If a parent designates one person to care for a child and relinquishes their rights to make it happen, the parent can still lose their rights even if the intended plan doesn’t work out. Parents should never sign a document that has a permanent or lasting effect on their parent-child relationship without first obtaining the advice of competent legal counsel.

In two separate cases, the Texas Supreme Court recently held that statements by a parent that termination is in the best interest of the child, in either an Affidavit of Relinquishment or in a Mediated Settlement Agreement (MSA), are sufficient without other evidence of best interest to support termination, even if the intended permanency plans for the children’s placement change after the execution of the document.

The Supreme Court held that neither the Relinquishment nor the MSA were revocable (meaning they cannot be revoked or canceled), and even if the parent had a change of heart, the parties are entitled to a judgment on the documents containing their admission. In short, unconditional statements in an Affidavit of Relinquishment or in a Mediated Settlement Agreement that termination is in the best interest of the child, are sufficient evidence to support termination.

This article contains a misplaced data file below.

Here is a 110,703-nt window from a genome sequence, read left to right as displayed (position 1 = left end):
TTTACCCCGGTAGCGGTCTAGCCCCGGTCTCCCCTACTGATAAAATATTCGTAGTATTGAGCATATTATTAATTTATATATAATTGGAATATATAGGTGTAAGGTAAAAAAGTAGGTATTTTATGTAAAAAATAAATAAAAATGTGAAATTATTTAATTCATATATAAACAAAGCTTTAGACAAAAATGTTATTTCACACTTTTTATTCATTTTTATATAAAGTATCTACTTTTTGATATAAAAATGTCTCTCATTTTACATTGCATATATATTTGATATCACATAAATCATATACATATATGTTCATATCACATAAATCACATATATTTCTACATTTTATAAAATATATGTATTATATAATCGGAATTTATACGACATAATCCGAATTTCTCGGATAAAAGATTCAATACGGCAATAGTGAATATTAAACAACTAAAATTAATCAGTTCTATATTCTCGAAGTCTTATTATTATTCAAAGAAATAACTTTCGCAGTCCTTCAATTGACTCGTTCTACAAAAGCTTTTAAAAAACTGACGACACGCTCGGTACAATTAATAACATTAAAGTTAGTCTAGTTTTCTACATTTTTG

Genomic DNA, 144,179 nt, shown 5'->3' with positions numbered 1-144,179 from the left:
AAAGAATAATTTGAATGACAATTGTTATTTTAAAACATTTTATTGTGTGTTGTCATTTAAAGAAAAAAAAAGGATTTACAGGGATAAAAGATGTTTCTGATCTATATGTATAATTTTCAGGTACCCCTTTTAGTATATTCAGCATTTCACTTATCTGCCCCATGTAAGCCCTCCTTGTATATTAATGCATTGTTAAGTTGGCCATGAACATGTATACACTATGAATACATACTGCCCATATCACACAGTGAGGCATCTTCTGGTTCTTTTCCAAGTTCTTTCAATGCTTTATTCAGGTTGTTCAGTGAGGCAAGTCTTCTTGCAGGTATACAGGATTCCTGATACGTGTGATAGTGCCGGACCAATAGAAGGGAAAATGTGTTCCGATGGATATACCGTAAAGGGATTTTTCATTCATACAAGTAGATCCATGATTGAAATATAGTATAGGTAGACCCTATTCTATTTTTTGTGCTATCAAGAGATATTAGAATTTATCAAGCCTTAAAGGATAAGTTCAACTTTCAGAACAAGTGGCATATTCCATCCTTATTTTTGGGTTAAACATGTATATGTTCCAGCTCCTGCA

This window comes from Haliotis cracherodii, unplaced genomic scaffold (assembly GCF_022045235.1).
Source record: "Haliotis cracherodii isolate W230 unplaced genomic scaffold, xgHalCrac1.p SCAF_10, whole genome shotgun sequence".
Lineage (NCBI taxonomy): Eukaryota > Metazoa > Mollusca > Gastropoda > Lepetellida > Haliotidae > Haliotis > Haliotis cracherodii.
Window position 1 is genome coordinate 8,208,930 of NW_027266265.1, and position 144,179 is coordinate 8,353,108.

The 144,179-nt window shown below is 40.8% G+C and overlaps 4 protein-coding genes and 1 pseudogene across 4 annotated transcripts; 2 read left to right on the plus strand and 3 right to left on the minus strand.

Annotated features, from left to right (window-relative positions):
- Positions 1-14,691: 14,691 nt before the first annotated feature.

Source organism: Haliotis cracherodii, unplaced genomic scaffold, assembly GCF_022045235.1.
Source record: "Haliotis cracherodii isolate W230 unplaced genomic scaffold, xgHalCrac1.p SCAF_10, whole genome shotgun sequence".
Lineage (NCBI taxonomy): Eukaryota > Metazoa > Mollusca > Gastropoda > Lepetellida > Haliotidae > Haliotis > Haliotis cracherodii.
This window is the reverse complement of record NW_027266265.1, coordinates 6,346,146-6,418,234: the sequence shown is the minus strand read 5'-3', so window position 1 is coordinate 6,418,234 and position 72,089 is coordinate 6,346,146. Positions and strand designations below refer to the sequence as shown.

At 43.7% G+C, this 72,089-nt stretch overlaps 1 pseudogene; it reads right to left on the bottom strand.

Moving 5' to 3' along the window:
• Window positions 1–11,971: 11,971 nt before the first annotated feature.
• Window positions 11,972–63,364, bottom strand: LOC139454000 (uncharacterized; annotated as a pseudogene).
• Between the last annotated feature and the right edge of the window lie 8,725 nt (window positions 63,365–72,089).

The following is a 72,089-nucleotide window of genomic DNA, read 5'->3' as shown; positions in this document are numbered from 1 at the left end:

It is critical that parents engage attorneys that are experts in the area of family law, relinquishments, terminations and adoptions. At Connolly & Shireman, we deal with these issues on a daily basis. Whether it is a CPS case or a private family law matter, we are able to properly and competently advise parents of their rights and protect the interests of their children.

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